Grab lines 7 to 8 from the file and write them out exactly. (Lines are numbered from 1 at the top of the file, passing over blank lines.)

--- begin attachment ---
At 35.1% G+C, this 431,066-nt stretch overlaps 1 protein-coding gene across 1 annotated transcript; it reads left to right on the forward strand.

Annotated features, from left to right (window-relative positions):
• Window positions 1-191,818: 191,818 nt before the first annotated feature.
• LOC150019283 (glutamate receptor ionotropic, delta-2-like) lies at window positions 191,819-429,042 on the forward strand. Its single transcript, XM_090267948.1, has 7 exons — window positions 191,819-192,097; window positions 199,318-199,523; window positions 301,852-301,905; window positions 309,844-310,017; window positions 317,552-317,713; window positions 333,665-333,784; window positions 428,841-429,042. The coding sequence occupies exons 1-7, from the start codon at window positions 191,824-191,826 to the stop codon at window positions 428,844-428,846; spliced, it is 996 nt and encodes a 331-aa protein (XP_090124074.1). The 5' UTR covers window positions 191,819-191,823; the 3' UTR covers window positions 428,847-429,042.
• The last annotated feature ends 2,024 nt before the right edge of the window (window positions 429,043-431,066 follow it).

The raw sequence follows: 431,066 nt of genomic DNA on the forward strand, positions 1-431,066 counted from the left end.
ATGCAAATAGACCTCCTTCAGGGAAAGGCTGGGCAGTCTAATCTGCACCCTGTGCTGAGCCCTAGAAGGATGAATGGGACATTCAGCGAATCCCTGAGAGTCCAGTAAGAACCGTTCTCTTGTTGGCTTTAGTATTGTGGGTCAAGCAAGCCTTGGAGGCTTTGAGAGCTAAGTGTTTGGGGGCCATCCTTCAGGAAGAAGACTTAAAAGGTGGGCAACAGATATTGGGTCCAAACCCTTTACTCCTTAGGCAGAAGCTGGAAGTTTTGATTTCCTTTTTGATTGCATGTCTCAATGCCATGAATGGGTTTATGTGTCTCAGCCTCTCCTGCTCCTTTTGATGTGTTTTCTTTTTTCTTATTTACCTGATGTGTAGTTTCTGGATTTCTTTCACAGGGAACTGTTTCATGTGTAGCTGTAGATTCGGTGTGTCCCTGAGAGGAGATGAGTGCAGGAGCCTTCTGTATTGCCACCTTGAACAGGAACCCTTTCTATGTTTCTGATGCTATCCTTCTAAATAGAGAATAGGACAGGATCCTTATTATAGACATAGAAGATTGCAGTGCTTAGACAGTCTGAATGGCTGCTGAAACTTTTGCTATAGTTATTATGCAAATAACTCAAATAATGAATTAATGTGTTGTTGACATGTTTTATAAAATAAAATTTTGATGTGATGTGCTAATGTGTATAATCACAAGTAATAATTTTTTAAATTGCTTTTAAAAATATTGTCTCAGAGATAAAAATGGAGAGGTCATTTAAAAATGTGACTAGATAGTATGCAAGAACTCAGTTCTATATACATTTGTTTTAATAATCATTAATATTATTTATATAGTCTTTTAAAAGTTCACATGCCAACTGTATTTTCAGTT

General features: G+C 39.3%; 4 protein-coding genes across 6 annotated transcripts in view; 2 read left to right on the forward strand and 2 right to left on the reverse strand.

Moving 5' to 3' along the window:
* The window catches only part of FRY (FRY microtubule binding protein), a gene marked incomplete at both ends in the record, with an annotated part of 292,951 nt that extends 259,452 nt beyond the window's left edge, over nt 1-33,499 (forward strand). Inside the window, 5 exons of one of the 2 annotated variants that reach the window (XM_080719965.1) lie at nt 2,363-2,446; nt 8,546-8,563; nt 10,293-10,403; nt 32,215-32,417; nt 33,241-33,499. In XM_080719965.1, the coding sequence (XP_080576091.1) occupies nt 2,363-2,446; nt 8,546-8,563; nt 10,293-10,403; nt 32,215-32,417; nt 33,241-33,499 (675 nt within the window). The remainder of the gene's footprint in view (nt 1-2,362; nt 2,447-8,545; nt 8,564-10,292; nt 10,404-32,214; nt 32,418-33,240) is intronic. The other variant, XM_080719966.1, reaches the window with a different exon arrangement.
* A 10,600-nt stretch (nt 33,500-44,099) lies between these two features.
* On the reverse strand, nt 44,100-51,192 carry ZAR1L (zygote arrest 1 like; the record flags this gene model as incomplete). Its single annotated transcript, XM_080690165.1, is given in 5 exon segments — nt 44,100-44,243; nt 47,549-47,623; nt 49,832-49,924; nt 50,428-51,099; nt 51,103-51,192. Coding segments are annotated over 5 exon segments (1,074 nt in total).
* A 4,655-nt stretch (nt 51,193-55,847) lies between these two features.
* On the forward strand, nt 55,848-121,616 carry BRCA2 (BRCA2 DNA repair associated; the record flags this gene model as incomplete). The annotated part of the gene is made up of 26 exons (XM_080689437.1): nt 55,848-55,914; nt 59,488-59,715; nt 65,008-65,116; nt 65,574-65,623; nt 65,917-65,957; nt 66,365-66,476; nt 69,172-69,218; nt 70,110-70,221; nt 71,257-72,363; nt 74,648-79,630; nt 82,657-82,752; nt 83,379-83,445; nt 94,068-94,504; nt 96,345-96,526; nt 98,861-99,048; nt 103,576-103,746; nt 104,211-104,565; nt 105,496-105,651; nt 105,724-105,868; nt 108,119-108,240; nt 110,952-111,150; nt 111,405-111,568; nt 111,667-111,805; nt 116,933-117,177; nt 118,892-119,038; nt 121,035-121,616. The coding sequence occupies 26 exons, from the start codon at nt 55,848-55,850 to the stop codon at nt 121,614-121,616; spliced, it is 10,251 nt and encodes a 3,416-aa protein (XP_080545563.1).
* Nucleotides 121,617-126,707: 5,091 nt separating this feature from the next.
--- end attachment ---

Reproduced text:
ATGCAAATAGACCTCCTTCAGGGAAAGGCTGGGCAGTCTAATCTGCACCCTGTGCTGAGCCCTAGAAGGATGAATGGGACATTCAGCGAATCCCTGAGAGTCCAGTAAGAACCGTTCTCTTGTTGGCTTTAGTATTGTGGGTCAAGCAAGCCTTGGAGGCTTTGAGAGCTAAGTGTTTGGGGGCCATCCTTCAGGAAGAAGACTTAAAAGGTGGGCAACAGATATTGGGTCCAAACCCTTTACTCCTTAGGCAGAAGCTGGAAGTTTTGATTTCCTTTTTGATTGCATGTCTCAATGCCATGAATGGGTTTATGTGTCTCAGCCTCTCCTGCTCCTTTTGATGTGTTTTCTTTTTTCTTATTTACCTGATGTGTAGTTTCTGGATTTCTTTCACAGGGAACTGTTTCATGTGTAGCTGTAGATTCGGTGTGTCCCTGAGAGGAGATGAGTGCAGGAGCCTTCTGTATTGCCACCTTGAACAGGAACCCTTTCTATGTTTCTGATGCTATCCTTCTAAATAGAGAATAGGACAGGATCCTTATTATAGACATAGAAGATTGCAGTGCTTAGACAGTCTGAATGGCTGCTGAAACTTTTGCTATAGTTATTATGCAAATAACTCAAATAATGAATTAATGTGTTGTTGACATGTTTTATAAAATAAAATTTTGATGTGATGTGCTAATGTGTATAATCACAAGTAATAATTTTTTAAATTGCTTTTAAAAATATTGTCTCAGAGATAAAAATGGAGAGGTCATTTAAAAATGTGACTAGATAGTATGCAAGAACTCAGTTCTATATACATTTGTTTTAATAATCATTAATATTATTTATATAGTCTTTTAAAAGTTCACATGCCAACTGTATTTTCAGTT

General features: G+C 39.3%; 4 protein-coding genes across 6 annotated transcripts in view; 2 read left to right on the forward strand and 2 right to left on the reverse strand.